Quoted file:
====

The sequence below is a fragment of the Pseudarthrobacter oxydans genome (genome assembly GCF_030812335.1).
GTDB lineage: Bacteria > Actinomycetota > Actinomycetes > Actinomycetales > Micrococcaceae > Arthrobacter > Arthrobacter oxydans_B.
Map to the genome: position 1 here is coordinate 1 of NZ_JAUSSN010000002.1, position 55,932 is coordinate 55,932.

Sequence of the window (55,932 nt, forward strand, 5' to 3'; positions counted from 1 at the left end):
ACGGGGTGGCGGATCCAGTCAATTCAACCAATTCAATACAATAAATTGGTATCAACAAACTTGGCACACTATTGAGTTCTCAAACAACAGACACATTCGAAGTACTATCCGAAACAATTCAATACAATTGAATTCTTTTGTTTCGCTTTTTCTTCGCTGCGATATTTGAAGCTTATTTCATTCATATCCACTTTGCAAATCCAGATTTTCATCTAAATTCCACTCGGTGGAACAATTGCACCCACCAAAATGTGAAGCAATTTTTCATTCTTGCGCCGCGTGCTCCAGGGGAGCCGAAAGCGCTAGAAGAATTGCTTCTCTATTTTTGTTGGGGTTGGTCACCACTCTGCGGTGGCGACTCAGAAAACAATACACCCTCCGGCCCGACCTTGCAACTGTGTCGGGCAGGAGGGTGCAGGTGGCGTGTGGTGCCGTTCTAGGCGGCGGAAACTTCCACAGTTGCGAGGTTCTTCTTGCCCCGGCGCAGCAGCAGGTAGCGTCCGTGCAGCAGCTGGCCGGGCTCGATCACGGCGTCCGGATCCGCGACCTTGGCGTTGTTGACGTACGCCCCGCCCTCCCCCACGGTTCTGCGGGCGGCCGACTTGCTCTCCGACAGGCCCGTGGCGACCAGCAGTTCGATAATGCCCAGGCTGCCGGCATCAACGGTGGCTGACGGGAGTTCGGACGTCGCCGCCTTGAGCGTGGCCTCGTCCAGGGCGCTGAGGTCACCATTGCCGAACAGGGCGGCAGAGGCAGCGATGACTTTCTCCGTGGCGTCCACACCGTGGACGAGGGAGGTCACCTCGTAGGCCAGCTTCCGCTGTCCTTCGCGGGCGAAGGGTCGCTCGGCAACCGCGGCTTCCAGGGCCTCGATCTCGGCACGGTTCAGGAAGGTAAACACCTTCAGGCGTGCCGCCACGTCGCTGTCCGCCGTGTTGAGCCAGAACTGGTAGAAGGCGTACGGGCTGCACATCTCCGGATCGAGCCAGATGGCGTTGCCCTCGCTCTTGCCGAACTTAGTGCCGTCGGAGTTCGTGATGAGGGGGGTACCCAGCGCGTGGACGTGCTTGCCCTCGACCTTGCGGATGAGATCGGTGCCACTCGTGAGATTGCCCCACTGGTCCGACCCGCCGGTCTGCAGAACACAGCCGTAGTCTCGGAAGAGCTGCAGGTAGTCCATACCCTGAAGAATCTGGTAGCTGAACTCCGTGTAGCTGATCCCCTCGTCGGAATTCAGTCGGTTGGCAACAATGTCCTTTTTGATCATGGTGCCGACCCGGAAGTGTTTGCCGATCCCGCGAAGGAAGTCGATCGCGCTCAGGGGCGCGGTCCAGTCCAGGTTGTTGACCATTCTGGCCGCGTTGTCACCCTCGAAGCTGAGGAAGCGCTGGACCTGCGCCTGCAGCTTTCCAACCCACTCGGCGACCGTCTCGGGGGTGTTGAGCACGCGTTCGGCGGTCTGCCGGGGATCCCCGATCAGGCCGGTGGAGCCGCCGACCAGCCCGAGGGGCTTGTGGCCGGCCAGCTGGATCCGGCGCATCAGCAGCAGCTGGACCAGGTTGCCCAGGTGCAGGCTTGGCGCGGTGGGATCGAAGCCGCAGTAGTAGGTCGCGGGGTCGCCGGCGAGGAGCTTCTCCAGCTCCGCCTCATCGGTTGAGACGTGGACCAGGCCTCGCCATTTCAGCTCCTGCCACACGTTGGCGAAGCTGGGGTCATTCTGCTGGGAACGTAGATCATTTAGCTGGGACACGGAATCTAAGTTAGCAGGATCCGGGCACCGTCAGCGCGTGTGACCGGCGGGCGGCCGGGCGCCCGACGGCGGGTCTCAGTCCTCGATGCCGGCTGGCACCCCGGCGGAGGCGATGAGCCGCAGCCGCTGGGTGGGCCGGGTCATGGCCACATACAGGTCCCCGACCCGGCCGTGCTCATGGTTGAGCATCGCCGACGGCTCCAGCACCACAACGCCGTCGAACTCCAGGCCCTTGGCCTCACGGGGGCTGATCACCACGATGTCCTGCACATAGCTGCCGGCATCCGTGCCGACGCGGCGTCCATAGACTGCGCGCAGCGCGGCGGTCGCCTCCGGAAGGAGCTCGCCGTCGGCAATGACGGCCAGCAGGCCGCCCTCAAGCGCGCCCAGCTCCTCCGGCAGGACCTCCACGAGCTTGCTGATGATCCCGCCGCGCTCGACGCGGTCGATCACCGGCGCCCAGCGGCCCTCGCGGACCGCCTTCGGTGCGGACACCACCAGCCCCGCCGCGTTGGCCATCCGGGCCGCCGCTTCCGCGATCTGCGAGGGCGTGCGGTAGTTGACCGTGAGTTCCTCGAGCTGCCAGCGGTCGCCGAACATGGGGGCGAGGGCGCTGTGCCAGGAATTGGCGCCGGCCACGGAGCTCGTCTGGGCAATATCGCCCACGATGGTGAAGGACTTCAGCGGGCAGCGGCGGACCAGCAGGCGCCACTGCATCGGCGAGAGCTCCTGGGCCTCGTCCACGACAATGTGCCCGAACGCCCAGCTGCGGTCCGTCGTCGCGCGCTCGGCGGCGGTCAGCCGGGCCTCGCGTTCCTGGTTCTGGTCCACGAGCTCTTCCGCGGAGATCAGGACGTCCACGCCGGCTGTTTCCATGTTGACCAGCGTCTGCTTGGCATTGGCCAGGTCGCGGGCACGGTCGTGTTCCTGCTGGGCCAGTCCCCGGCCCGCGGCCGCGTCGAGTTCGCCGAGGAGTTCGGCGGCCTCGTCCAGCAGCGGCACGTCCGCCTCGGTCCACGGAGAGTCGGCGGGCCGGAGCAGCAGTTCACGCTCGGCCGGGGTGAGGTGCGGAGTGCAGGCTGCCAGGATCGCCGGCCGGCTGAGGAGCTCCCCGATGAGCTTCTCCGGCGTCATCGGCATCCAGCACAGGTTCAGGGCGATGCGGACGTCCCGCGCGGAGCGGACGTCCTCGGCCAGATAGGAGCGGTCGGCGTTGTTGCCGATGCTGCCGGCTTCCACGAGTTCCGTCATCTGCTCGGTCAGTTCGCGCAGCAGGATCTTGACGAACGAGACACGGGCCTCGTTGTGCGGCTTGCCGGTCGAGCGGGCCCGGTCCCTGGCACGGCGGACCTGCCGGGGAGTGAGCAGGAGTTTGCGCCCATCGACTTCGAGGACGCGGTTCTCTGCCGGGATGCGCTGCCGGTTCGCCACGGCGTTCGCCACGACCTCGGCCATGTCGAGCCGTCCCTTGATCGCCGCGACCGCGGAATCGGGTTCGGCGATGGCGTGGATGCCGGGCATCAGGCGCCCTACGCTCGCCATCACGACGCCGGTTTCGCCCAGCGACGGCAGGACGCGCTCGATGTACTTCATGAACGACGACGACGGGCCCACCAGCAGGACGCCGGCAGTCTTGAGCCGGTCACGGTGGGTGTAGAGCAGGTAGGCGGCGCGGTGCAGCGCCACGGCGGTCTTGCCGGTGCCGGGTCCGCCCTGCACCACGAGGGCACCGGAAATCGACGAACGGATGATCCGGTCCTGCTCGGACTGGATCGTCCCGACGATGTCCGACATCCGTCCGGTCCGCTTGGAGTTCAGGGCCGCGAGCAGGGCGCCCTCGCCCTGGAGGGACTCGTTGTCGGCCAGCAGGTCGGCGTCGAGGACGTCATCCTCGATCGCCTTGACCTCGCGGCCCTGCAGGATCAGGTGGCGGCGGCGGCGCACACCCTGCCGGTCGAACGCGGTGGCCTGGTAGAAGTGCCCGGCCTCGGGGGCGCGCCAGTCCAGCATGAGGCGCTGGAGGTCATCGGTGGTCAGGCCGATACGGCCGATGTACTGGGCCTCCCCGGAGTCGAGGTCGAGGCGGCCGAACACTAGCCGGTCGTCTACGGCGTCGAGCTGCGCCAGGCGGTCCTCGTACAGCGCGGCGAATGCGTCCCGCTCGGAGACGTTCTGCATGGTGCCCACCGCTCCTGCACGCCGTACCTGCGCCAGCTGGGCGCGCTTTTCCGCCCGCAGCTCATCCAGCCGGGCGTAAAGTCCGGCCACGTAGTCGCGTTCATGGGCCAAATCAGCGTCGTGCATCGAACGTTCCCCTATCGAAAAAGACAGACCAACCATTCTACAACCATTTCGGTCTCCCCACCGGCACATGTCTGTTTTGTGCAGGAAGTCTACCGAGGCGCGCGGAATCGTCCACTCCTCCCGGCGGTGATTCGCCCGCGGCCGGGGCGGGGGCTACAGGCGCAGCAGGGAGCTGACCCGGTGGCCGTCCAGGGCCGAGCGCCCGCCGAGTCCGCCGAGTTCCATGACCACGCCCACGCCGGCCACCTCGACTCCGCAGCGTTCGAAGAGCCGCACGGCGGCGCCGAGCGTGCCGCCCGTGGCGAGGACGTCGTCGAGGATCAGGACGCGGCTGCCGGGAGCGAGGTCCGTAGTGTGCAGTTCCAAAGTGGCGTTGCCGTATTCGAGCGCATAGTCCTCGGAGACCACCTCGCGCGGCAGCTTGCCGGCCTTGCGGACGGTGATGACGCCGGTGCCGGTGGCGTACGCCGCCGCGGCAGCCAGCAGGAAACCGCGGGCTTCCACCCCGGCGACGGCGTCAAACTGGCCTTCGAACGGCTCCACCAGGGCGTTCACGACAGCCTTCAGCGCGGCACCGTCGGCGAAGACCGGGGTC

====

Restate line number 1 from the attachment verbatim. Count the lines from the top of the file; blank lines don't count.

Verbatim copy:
The sequence below is a fragment of the Pseudarthrobacter oxydans genome (genome assembly GCF_030812335.1).